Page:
Govt to back down over aviation fee hike
Guardian Business Editor
Published: Oct 22, 2013
Over three months after major international airlines complained that increased taxes and fees in the aviation sector would lead to cutbacks in service, the government is expected to back down over some of the increases and impose a rise in departure taxes for passengers as an alternative.
In July, organizations such as Airlines for America suggested the higher fees were imposed without due notice and might force the airlines to reduce their airlift into The Bahamas if not adjusted.
The higher fees and taxes included a $75 fee to be paid by commercial and private pilots when landing and departing in this country. This was joined by an extra $50 fee for the processing of forms by Customs, and a $50 fee to refuel. A customs service charge was also introduced for planes arriving after 5 p.m. and before 9 a.m. on any given day.
Yesterday, Guardian Business was reliably informed by private and public sector sources that the government, after meetings with the airline sector, will agree to drop at least some of the fees.
Specifically, it is understood that the $75 that would be paid by airlines arriving and departing The Bahamas will be replaced with a $2.50 fee each way, while a $4 increase in departure taxes for passengers will be implemented, shifting some of the tax burden from the airlines to travelers. Airlines will also be retroactively compensated for the amounts they would have paid in the form of these fees to date, a source close to the industry told Guardian Business. It is not clear if other fees which were imposed will be adjusted.
In an interview about the Nassau Airport Development (NAD) company’s recent attendance at the Worlds Routes conference in Las Vegas, where the company and other tourism stakeholders including Baha Mar and the Ministry of Tourism met with airline representatives charged with route development in an effort to secure additional airlift, Vernice Walkine, president of NAD, indicated that an arrangement had been reached by the government with the airlines over the fees.
As a result, Walkine said the increased costs did not “color” discussions with airlines about the possibility of increasing service to The Bahamas.
“I think there’s been some accommodation reached,” said Walkine, who did not go into details on the arrangement.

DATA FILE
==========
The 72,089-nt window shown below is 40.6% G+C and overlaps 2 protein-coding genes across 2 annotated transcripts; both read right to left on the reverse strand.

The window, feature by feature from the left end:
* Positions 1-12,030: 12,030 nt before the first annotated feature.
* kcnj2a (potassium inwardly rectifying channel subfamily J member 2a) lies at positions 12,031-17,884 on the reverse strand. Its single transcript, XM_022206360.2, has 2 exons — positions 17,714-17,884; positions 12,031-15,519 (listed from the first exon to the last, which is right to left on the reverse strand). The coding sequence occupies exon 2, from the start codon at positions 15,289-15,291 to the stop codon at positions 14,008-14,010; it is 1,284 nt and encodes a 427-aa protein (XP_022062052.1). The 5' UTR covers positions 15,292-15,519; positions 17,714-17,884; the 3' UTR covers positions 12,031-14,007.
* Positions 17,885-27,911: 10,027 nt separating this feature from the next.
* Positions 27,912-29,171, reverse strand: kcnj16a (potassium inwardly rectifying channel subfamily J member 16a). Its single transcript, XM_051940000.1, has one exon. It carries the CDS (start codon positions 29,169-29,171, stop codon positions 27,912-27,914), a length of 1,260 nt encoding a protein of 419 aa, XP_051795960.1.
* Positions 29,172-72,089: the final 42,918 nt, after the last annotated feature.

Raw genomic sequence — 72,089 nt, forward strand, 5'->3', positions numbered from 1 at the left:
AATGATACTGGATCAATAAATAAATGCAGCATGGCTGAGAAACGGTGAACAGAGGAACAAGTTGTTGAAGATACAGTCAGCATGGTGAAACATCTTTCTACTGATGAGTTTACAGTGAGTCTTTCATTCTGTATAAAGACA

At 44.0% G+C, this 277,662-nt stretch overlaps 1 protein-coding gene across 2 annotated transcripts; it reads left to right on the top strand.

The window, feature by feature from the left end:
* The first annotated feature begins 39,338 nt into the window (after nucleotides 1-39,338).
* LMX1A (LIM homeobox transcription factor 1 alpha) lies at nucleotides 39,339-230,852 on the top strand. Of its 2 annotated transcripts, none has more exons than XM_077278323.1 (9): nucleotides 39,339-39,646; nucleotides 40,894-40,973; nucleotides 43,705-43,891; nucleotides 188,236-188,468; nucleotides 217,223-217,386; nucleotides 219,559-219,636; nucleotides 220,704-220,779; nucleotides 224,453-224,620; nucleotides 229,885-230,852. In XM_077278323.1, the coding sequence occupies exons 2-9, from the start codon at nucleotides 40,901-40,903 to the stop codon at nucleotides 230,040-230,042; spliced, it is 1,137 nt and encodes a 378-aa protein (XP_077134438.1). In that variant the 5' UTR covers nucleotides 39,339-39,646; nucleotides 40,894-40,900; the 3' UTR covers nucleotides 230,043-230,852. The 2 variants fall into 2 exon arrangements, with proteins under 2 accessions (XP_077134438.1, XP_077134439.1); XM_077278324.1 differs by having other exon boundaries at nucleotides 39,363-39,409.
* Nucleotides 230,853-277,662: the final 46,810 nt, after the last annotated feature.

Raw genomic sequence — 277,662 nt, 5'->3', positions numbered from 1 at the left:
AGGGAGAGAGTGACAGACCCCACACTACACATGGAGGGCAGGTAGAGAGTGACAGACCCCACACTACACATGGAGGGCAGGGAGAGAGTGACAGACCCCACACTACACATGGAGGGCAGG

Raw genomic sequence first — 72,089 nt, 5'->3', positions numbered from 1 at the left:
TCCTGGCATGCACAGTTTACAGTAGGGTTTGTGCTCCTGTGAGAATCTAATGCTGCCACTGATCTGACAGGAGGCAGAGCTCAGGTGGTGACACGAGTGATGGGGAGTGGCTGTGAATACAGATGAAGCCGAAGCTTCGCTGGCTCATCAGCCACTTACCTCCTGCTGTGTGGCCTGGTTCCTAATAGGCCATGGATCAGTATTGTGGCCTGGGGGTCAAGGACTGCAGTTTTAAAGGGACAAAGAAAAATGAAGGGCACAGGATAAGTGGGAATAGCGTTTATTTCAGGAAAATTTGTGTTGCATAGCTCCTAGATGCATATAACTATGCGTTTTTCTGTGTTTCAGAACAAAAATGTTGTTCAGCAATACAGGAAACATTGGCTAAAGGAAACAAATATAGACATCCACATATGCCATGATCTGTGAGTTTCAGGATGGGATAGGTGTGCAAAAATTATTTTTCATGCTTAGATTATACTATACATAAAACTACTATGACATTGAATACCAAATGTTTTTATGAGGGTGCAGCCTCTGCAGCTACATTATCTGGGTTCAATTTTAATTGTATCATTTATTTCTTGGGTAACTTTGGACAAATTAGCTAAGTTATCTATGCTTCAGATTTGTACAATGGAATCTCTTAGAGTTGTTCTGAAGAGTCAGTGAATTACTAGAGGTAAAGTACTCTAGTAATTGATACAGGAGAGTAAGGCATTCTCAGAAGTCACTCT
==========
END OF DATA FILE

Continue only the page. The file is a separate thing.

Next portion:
However, other industry sources confirmed that the negotiations, led by Minister of State for Finance Michael Halkitis, had resulted in a climb down for the government to the benefit of the airlines.
Katie Connell, managing director, airline industry public relations and communications for Airlines for America, an aviation industry body, said the organization had not been formally notified of changes to the fees.
“As the U.S. airlines remain key economic drivers that support and stimulate increased business travel, tourism and shipping between the U.S. and The Bahamas, we remain hopeful we will reach a favorable outcome,” said Connell.
The government’s decision to increase aviation fees was just one of many measures implemented in the 2013/2014 budget with the intention of raising revenue.
If the changes are formalized, the aviation sector would be among a very select group of industries to have had their complaints accommodated in terms of adjustments in the fees/taxes increased or implemented.
This is likely because the government is mindful that tourism remains subdued, and the increases would have been at odds with the coordinated efforts on the part of NAD, Baha Mar and others to boost overall airlift into The Bahamas by 400,000 seats in time for the opening of Baha Mar by December 2014.
Earlier this month, The Central Bank of The Bahamas reported “broad-based revenue gains” in August for the government in light of its new revenue-raising measures, of 4.8 percent, accompanied by a 3.3 percent fall in overall expenditure.